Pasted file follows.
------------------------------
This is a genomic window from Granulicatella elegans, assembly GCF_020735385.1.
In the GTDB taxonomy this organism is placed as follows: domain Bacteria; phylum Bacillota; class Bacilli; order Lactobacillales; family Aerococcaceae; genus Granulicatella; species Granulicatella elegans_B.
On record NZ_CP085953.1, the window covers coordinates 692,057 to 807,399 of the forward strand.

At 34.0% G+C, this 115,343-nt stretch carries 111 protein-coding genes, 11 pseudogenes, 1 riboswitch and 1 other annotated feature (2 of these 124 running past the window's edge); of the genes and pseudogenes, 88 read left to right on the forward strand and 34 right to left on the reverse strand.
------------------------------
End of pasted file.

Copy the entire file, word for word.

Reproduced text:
This is a genomic window from Granulicatella elegans, assembly GCF_020735385.1.
In the GTDB taxonomy this organism is placed as follows: domain Bacteria; phylum Bacillota; class Bacilli; order Lactobacillales; family Aerococcaceae; genus Granulicatella; species Granulicatella elegans_B.
On record NZ_CP085953.1, the window covers coordinates 692,057 to 807,399 of the forward strand.

At 34.0% G+C, this 115,343-nt stretch carries 111 protein-coding genes, 11 pseudogenes, 1 riboswitch and 1 other annotated feature (2 of these 124 running past the window's edge); of the genes and pseudogenes, 88 read left to right on the forward strand and 34 right to left on the reverse strand.